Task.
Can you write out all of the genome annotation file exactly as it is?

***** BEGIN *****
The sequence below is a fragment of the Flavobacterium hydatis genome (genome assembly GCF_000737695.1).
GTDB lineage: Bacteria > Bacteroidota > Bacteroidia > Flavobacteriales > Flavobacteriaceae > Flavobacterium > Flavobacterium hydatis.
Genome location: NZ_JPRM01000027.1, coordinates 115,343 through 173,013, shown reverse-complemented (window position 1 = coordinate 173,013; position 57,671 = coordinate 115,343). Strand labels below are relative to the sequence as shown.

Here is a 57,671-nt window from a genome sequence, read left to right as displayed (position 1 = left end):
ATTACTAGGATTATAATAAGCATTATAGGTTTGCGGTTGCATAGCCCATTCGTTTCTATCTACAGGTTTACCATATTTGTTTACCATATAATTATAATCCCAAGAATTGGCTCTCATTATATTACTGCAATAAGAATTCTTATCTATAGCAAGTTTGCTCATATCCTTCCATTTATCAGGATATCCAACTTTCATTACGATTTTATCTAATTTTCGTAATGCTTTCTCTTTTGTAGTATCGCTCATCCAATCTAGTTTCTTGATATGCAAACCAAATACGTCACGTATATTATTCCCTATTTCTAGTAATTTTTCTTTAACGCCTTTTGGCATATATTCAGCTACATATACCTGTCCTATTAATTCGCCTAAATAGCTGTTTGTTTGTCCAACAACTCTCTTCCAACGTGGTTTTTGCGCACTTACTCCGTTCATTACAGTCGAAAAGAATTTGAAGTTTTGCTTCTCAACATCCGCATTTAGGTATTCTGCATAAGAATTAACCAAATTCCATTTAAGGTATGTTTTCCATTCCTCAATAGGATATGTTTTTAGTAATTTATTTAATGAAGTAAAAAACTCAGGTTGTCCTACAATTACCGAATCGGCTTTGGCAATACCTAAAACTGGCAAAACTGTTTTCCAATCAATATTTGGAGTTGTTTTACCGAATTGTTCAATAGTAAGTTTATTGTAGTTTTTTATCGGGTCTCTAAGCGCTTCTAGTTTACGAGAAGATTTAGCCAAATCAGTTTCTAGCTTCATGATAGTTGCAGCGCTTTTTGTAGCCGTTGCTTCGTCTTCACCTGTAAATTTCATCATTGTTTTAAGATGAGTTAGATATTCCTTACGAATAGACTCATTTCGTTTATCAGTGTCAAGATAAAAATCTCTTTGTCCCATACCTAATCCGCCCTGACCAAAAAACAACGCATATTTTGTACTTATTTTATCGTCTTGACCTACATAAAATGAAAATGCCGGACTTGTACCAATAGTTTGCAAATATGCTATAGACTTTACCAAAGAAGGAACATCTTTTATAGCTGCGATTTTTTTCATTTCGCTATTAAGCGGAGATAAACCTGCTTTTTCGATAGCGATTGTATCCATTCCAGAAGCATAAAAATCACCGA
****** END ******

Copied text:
The sequence below is a fragment of the Flavobacterium hydatis genome (genome assembly GCF_000737695.1).
GTDB lineage: Bacteria > Bacteroidota > Bacteroidia > Flavobacteriales > Flavobacteriaceae > Flavobacterium > Flavobacterium hydatis.
Genome location: NZ_JPRM01000027.1, coordinates 115,343 through 173,013, shown reverse-complemented (window position 1 = coordinate 173,013; position 57,671 = coordinate 115,343). Strand labels below are relative to the sequence as shown.

Here is a 57,671-nt window from a genome sequence, read left to right as displayed (position 1 = left end):
ATTACTAGGATTATAATAAGCATTATAGGTTTGCGGTTGCATAGCCCATTCGTTTCTATCTACAGGTTTACCATATTTGTTTACCATATAATTATAATCCCAAGAATTGGCTCTCATTATATTACTGCAATAAGAATTCTTATCTATAGCAAGTTTGCTCATATCCTTCCATTTATCAGGATATCCAACTTTCATTACGATTTTATCTAATTTTCGTAATGCTTTCTCTTTTGTAGTATCGCTCATCCAATCTAGTTTCTTGATATGCAAACCAAATACGTCACGTATATTATTCCCTATTTCTAGTAATTTTTCTTTAACGCCTTTTGGCATATATTCAGCTACATATACCTGTCCTATTAATTCGCCTAAATAGCTGTTTGTTTGTCCAACAACTCTCTTCCAACGTGGTTTTTGCGCACTTACTCCGTTCATTACAGTCGAAAAGAATTTGAAGTTTTGCTTCTCAACATCCGCATTTAGGTATTCTGCATAAGAATTAACCAAATTCCATTTAAGGTATGTTTTCCATTCCTCAATAGGATATGTTTTTAGTAATTTATTTAATGAAGTAAAAAACTCAGGTTGTCCTACAATTACCGAATCGGCTTTGGCAATACCTAAAACTGGCAAAACTGTTTTCCAATCAATATTTGGAGTTGTTTTACCGAATTGTTCAATAGTAAGTTTATTGTAGTTTTTTATCGGGTCTCTAAGCGCTTCTAGTTTACGAGAAGATTTAGCCAAATCAGTTTCTAGCTTCATGATAGTTGCAGCGCTTTTTGTAGCCGTTGCTTCGTCTTCACCTGTAAATTTCATCATTGTTTTAAGATGAGTTAGATATTCCTTACGAATAGACTCATTTCGTTTATCAGTGTCAAGATAAAAATCTCTTTGTCCCATACCTAATCCGCCCTGACCAAAAAACAACGCATATTTTGTACTTATTTTATCGTCTTGACCTACATAAAATGAAAATGCCGGACTTGTACCAATAGTTTGCAAATATGCTATAGACTTTACCAAAGAAGGAACATCTTTTATAGCTGCGATTTTTTTCATTTCGCTATTAAGCGGAGATAAACCTGCTTTTTCGATAGCGATTGTATCCATTCCAGAAGCATAAAAATCACCGA